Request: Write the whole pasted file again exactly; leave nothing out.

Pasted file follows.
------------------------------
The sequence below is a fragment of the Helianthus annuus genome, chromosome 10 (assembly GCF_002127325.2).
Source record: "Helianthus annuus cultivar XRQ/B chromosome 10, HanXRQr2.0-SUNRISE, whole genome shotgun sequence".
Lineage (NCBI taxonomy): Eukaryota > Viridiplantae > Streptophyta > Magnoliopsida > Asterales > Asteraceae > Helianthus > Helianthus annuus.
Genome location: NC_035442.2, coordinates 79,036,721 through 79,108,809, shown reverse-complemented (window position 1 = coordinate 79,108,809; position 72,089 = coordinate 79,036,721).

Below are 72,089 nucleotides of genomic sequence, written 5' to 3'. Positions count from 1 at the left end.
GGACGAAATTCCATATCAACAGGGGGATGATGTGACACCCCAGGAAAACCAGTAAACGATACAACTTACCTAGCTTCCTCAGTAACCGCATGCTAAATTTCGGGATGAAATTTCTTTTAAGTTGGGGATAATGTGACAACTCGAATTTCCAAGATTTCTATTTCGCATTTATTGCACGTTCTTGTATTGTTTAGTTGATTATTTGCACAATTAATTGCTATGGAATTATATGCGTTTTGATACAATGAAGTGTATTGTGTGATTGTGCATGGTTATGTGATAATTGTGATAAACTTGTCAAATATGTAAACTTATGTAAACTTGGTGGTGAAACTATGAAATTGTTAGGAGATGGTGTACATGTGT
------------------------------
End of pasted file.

The sequence below is a fragment of the Helianthus annuus genome, chromosome 10 (assembly GCF_002127325.2).
Source record: "Helianthus annuus cultivar XRQ/B chromosome 10, HanXRQr2.0-SUNRISE, whole genome shotgun sequence".
Lineage (NCBI taxonomy): Eukaryota > Viridiplantae > Streptophyta > Magnoliopsida > Asterales > Asteraceae > Helianthus > Helianthus annuus.
Genome location: NC_035442.2, coordinates 79,036,721 through 79,108,809, shown reverse-complemented (window position 1 = coordinate 79,108,809; position 72,089 = coordinate 79,036,721).

Below are 72,089 nucleotides of genomic sequence, written 5' to 3'. Positions count from 1 at the left end.
GGACGAAATTCCATATCAACAGGGGGATGATGTGACACCCCAGGAAAACCAGTAAACGATACAACTTACCTAGCTTCCTCAGTAACCGCATGCTAAATTTCGGGATGAAATTTCTTTTAAGTTGGGGATAATGTGACAACTCGAATTTCCAAGATTTCTATTTCGCATTTATTGCACGTTCTTGTATTGTTTAGTTGATTATTTGCACAATTAATTGCTATGGAATTATATGCGTTTTGATACAATGAAGTGTATTGTGTGATTGTGCATGGTTATGTGATAATTGTGATAAACTTGTCAAATATGTAAACTTATGTAAACTTGGTGGTGAAACTATGAAATTGTTAGGAGATGGTGTACATGTGT